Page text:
This fall Miami’s nursing program will be coming to the Oxford campus.

Currently, the major is only offered at Miami’s regional campuses in Middletown and Hamilton. Oxford students pursuing a nursing degree have to commute to Hamilton in order to take the NSG classes not offered on Miami’s main campus.

Senior nursing student Dana Severin describes her experience with the nursing program as “challenging, but worth it.” She spends two days a week taking nursing classes at the Hamilton campus alongside six other Oxford nursing students.

Severin says she believes the challenges involved with commuting have kept the number of Oxford nursing students relatively small and is excited to see the growth of the nursing program as nursing classes become more accessible to Oxford students.

The idea was first proposed in February of last year. Student interest, as well as faculty and administrative support, have coincided to help the program come together quickly since then.

According to Brooke Flinders, nursing department chair, a recent expansion of Oxford course offerings in the fields of biology, chemistry and microbiology made this an opportune time to bring a nursing cohort to Oxford.

“Because our [faculty] are able to offer these courses in Oxford now, we’re able to more conveniently meet the needs of an entire Oxford cohort,” Flinders said.

Students will benefit from a diverse range of clinical training in hospitals throughout southwestern Ohio. Cincinnati Children’s Hospital will offer hands-on training in pediatric care, while Mercy Fairfield will provide experience in the OB and surgical fields. Other partners include McCullough-Hyde, Atrium Medical Center and Bethesda North.

The expansion of Miami’s nursing program also comes at a time when the national need for nurses is projected to skyrocket over the coming decade. This growth, according to Jennifer Rode, an associate professor in the nursing department, can be attributed to a variety of factors.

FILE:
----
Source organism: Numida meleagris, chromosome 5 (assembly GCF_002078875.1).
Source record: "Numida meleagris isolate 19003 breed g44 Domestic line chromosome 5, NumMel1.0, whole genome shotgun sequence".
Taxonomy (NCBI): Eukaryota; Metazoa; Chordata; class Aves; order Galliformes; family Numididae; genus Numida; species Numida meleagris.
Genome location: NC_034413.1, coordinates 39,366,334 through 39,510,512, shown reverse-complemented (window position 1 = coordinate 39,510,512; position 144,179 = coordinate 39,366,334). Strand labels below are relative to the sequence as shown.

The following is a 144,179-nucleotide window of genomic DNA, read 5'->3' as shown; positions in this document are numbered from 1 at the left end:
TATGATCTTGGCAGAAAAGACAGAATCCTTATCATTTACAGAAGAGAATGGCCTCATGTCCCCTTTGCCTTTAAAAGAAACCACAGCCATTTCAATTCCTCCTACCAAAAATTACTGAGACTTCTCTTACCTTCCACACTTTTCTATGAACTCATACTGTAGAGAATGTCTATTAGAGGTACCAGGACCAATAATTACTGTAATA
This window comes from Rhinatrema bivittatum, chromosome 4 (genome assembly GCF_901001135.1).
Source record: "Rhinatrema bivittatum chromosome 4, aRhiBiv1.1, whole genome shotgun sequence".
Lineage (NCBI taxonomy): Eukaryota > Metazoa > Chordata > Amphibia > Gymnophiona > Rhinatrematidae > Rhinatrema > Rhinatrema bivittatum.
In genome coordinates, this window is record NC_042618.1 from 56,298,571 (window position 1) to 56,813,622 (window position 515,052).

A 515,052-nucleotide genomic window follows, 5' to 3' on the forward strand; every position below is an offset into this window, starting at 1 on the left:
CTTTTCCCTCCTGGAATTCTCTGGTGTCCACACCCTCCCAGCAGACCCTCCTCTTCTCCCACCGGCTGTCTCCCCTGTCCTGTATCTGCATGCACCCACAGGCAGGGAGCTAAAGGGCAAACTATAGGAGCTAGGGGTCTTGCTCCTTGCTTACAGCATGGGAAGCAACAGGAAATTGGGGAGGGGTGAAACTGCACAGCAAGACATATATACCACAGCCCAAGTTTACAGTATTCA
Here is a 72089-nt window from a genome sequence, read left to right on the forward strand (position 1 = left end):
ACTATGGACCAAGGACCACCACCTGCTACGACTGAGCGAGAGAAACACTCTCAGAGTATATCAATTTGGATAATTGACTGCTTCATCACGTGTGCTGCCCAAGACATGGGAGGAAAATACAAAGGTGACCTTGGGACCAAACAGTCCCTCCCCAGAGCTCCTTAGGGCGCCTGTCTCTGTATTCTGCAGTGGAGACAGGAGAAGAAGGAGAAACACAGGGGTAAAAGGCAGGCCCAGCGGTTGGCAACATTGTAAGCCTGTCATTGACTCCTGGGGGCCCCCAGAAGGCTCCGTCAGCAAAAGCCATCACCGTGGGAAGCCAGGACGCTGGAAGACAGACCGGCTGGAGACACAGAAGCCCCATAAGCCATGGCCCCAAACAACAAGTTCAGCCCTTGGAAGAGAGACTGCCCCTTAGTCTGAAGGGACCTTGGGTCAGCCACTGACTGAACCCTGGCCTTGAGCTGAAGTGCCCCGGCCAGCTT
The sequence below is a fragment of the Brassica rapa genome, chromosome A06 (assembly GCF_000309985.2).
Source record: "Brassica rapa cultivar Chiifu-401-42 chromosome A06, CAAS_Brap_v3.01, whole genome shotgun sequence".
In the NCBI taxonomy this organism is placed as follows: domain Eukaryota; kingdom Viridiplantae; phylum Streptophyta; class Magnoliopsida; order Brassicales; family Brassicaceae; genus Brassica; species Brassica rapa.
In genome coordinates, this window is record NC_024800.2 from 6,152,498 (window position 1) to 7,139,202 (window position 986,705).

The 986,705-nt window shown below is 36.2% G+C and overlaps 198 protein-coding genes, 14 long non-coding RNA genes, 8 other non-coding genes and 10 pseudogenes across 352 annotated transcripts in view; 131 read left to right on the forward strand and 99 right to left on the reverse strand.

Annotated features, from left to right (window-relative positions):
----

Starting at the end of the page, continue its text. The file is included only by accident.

Perhaps most significantly, Baby Boomers will reach seniority over the next 10 years, bringing with them an uptick in chronic disease and an increased risk of acute illness.

Additionally, advances in medical technology have led to an extended life expectancy. As a result, the medical workforce has to manage an ever-increasing number of chronic ailments that accompany old age, including diabetes, hypertension and obesity.

RN annual job growth rate is predicted to be 15 percent — approximately double the national average for all occupations, said Rode. This makes a degree in nursing a very practical choice for incoming freshman, she said.

This sentiment is shared by the 800 to 900 potential Miami students who expressed interest in a nursing degree on the Common App.

In addition to the increasing demand for medical care, the supply of qualified nurses is quickly diminishing. Over half of the nurses currently in the workforce are over the age of 50, and many qualified nursing faculty are quickly nearing retirement.

As a result, thousands of qualified students have been turned away from nursing programs in recent years. According to Rodes, Miami has been lucky to be able to maintain its nursing department faculty and diverse clinical teaching partnerships, allowing for the expansion of the program.

The admissions process for the nursing program will be extremely selective, choosing just 40 students to be a part of Oxford’s first cohort, Flinders said.

Students can expect an expansion of the program in the near future, however. Flinders anticipates the department will likely double enrollment in just a few years.